Droplet-based microfluidics for the genotype-phenotype mapping of model enzymes

Abstract : The question of how sequence encodes proteins' function is essential to understand molecular evolution but still remains elusive.Droplet-based microfluidics allows to use micro-metric droplets as reaction vessels to separately assay enzyme variants at the kHz frequency. It also provides an elegant solution to couple the genotype with the product of the catalytic activity of enzymes. Sorting droplets on demand and sequencing their content enables to map the genotype of millions of enzyme variants to their phenotype in a single experiment.First, I developed a cell-free microfluidic work-flow to carry out genotype-phenotype mapping of Streptomyces griseus aminopeptidase (SGAP). Single enzyme variant genes are encapsulated and amplified in droplets, expressed, and assayed against a fluorogenic substrate. Incompatibilities between gene amplification, expression and assay reactions, constrain to execute each one of those steps successively and to dilute the product of each reaction by droplet electro-coalescence. I show that a work-flow in which (i) genes are encapsulated and amplified into 0.2 pL droplets, (ii) expressed using cell-free expression reagents in 2 pL droplets and (iii) assayed with a fluorogenic substrate in 20 pL droplets, allows to measure SGAP variants activity with high contrast. To optimize the SGAP droplet assay, I also developed in collaboration with Dr. Johan Fenneteau (Laboratory of Organic Chemistry, ESPCI Paristech), a hydrophilic rhodamine based substrate, characterized by limited exchange of the released fluorophore between droplets.Second, I developed an in vivo microfluidic work-flow on Ratus norvegicus trypsin (rat trypsin), in which Bacillus subtilis secretion abilities are used to simplify the microfluidic work-flow. Single B. subtilis cells are encapsulated in 20 pL droplets where they secrete trypsin variants as fusion proteins with a fluorescent expression-level reporter. The variants are assayed by droplet electro-coalescence with 2 pL droplets containing a trypsin fluorogenic substrate. Trypsin variants catalytic efficiency can be directly measured in droplets, by normalizing the total trypsin activity by the expression-level reporter fluorescence. This is the first time a high-throughput protein assay work-flow gives the opportunity to directly measure the catalytic efficiency of enzyme variants at the kHz frequency. A method to carry out saturated mutagenesis on the rat trypsin gene was also developed. Together with deep sequencing, the developed experimental work-flow will allow to perform the first quantitative genotype-phenotype mapping of all single point mutants of the rat trypsin protein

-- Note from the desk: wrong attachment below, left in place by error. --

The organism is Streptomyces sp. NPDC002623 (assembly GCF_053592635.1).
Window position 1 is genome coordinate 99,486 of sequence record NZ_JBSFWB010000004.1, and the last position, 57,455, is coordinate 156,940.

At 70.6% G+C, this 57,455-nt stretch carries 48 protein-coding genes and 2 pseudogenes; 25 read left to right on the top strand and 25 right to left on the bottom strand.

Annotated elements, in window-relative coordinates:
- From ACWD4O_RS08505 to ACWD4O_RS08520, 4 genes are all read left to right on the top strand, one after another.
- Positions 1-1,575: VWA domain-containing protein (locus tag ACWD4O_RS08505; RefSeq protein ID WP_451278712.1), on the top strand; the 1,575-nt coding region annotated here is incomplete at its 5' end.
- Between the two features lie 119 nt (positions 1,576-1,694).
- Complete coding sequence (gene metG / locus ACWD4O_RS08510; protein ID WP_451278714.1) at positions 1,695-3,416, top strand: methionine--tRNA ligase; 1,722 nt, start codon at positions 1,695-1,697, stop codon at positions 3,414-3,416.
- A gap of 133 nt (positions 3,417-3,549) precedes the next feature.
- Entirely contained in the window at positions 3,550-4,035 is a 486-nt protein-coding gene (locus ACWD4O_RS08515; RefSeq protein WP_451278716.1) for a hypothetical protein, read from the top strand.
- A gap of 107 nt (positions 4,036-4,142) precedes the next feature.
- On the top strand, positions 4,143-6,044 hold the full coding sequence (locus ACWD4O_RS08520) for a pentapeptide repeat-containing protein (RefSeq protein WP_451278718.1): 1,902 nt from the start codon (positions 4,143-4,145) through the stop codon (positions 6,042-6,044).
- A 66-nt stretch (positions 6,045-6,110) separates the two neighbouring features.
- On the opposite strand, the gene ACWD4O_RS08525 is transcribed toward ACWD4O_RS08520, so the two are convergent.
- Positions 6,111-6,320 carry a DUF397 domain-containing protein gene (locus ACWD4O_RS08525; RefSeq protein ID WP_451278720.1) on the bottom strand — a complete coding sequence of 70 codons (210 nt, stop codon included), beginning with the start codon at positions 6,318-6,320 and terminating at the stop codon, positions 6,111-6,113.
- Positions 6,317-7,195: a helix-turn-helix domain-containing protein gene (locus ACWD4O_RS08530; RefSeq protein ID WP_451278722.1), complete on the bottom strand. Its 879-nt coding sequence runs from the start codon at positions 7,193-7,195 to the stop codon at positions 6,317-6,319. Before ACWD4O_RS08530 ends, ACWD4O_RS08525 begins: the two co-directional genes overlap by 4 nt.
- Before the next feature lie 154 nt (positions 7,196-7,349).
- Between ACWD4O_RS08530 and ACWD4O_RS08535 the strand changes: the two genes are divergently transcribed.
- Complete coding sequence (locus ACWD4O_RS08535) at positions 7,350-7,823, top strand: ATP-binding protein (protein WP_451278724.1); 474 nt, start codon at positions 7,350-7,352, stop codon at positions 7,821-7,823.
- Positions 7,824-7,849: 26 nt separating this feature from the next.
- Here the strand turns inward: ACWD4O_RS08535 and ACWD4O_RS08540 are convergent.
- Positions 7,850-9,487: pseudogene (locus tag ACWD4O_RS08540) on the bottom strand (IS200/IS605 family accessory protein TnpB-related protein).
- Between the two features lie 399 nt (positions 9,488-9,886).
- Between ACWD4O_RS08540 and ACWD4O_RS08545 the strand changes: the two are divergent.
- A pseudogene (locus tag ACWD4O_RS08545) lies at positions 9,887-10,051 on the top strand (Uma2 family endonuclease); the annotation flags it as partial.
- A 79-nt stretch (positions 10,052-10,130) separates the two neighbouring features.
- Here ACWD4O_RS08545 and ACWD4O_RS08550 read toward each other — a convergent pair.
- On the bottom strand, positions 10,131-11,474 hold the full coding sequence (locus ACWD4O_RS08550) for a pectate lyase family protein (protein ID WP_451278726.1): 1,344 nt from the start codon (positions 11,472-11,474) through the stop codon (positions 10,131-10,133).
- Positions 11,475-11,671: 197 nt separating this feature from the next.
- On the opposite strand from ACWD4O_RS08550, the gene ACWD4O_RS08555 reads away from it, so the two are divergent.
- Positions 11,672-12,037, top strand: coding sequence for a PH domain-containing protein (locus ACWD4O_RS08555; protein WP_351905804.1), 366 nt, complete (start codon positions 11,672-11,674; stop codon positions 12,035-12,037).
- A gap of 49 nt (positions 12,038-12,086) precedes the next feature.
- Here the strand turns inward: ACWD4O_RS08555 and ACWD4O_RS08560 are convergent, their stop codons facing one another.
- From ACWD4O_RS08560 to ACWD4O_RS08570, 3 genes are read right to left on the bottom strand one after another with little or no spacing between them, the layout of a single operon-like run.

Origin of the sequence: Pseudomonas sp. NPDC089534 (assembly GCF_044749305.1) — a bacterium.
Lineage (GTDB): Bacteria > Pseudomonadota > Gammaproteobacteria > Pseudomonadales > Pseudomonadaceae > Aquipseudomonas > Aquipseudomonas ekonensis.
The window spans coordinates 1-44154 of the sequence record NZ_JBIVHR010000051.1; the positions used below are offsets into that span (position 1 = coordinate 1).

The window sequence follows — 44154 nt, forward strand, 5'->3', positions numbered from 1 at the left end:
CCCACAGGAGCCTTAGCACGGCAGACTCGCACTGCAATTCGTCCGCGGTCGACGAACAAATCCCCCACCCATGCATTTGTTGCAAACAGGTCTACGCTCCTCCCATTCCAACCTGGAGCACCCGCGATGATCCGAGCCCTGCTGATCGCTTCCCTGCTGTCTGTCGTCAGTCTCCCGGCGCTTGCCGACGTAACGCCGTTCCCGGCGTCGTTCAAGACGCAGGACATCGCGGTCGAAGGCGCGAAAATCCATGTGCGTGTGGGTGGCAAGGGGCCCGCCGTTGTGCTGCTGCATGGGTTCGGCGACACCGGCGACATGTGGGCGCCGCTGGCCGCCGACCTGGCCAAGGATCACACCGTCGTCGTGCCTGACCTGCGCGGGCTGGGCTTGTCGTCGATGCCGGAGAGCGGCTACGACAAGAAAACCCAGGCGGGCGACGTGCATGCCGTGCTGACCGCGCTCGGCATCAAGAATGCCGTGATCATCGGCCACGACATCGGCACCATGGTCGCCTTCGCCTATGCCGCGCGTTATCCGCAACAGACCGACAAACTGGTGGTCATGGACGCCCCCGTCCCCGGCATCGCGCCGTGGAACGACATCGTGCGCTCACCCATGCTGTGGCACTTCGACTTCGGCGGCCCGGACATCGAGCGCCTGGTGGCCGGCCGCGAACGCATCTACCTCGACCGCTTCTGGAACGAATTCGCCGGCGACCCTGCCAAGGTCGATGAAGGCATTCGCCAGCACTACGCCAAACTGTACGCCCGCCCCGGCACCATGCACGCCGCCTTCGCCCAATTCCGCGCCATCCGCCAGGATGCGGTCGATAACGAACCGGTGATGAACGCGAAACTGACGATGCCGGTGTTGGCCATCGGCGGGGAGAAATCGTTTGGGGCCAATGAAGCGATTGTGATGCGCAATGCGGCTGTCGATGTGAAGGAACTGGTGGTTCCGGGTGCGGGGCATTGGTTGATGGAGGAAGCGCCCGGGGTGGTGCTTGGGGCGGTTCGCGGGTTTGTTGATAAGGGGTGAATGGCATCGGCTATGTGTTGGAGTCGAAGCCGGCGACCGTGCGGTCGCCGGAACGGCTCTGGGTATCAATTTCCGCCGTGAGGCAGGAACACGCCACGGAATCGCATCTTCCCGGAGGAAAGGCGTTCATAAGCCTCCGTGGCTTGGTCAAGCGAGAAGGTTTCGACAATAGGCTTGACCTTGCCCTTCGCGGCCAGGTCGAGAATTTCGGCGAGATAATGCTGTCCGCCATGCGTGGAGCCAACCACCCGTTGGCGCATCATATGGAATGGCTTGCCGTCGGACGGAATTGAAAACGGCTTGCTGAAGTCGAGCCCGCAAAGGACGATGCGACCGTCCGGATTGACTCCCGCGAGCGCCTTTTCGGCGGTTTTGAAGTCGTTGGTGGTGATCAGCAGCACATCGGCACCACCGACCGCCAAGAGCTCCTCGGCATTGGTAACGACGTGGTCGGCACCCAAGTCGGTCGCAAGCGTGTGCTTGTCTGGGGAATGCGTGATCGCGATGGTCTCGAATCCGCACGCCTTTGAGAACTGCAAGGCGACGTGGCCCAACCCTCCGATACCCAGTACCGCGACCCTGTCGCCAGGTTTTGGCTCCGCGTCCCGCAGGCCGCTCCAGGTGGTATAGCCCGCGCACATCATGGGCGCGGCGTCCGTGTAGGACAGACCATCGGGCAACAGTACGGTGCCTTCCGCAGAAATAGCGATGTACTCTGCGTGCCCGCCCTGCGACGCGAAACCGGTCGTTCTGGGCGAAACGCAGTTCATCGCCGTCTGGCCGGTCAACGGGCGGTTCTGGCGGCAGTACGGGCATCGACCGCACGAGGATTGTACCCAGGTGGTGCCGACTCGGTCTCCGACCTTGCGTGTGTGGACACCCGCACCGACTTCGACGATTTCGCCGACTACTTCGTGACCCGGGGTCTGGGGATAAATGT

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Dany Chauvin. Droplet-based microfluidics for the genotype-phenotype mapping of model enzymes. Biological Physics [physics.bio-ph]. Université Sorbonne Paris Cité, 2017. English. ⟨NNT : 2017USPCC192⟩. ⟨tel-02165397⟩

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